The United States did sign the Convention in 1995 but it was never submitted to the Senate for ratification. Although the government has stated that it has no intention of ratifying the Convention, it has consistently reaffirmed its commitment to children’s rights.

Among the reason the United States has failed to ratify the Convention is the fact that the Convention clearly states that anyone under the age of 18 is a child. The U.S. government has reservations about how that would affect matters when a 16- or 17-year old commits a crime since within the United States, in certain instances, that child can be tried as an adult. Also, the United States Government says that many of the declarations included in the document are not issues for which the federal government has jurisdiction rather than the state governments. For example, education in the United States is controlled by the states, not the federal government.

Whether the United States eventually ratifies the Convention, it must be agreed that the United States has maintained an excellent record of honoring most children’s rights. Human rights groups are convinced that the United States can and should do more, and they continue to make their points of view known in the United States and abroad.



In reality, it is in the schools that most protection can be found. Since children are required in the United States to attend school, the government’s efforts to avoid truancy and assure children attend up to specified ages make child labor difficult both for employers and families and once a child is in the school system, the state has an economic interest to make sure the child is learning rather than laboring.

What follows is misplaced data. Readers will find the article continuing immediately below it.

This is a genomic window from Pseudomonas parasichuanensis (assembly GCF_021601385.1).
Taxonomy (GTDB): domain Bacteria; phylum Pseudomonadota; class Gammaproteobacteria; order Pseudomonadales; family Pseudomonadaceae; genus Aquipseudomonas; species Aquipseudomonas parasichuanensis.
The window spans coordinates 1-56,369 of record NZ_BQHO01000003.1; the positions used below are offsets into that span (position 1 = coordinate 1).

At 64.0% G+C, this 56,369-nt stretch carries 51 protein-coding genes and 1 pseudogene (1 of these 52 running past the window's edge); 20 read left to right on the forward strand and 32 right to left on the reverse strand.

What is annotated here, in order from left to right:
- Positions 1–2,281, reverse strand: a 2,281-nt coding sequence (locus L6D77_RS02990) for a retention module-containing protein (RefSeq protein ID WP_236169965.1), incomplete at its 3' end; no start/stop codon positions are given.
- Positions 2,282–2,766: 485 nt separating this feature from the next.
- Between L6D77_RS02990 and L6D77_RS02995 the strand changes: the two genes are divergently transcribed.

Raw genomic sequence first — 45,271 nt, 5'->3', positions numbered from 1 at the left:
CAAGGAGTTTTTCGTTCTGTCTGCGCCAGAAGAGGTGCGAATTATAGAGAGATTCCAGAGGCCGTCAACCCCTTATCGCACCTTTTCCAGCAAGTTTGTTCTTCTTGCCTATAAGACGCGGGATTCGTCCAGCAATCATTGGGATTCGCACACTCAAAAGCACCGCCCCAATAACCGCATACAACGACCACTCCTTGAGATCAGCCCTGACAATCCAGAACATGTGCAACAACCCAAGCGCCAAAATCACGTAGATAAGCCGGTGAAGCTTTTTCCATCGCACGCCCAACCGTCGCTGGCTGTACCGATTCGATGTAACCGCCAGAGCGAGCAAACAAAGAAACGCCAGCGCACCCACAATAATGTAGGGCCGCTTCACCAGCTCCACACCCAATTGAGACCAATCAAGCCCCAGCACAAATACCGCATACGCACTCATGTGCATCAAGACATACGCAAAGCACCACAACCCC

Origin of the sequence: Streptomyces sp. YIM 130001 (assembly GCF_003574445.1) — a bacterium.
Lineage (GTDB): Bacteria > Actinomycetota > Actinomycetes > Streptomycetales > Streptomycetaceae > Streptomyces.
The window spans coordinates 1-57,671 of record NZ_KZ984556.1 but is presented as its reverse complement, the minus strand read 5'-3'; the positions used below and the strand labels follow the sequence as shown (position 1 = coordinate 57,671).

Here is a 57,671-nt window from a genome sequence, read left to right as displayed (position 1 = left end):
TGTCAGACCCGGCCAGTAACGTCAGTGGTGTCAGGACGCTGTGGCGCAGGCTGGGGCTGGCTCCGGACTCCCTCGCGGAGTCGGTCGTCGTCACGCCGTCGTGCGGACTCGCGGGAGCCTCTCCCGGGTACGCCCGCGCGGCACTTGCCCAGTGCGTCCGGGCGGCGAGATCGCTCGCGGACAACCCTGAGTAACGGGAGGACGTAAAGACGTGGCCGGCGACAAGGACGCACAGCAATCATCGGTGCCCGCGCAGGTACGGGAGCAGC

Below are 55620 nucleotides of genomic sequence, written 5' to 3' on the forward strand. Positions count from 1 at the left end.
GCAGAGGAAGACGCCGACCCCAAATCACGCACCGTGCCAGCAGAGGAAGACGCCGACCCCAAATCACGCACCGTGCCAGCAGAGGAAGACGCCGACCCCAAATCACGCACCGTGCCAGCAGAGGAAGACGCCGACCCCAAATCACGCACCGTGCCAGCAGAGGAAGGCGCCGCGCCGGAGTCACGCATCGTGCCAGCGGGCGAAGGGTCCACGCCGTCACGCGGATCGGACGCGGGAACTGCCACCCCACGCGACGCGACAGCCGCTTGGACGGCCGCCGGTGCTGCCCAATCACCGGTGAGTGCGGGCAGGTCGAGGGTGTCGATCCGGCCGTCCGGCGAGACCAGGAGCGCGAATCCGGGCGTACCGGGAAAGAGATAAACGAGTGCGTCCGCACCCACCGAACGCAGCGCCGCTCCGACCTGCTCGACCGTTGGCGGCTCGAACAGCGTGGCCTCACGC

Immigrant and illegal workers remain a significant issue since the children often are not enrolled (with their parents fearful of being deported) and without that state involvement, and with agricultural worker’s children being allowed in the field from the age of nine, protection for these children becomes quite difficult.

But outside of those areas, child labor within the United States is seldom encountered and the penalties, both in terms of violation of federal and state statute, and for reputation of the business are severe. Any employer unsure about the age of a potential employee is well advised to confirm the age of the applicant and to immediately terminate (and report to child welfare authorities) any underage applicant seeking to work. While parental consent can allow children above certain ages to work, recall that said consent must be freely given and should be confirmed with the parent directly.

Note also that in some selected fields, such as media, advertising, television and movies, children are freely used but that California law requires unique protections such as assignment of a specially certified instructor to both oversee the use of the children and to provide some education during breaks in the shooting.

It is thus vital to obtain competent legal advice and make advance preparations should there be a need for the use of children in the workplace and if there is doubt that an applicant is of legal age, confirmation of age is an obligation imposed upon the employer.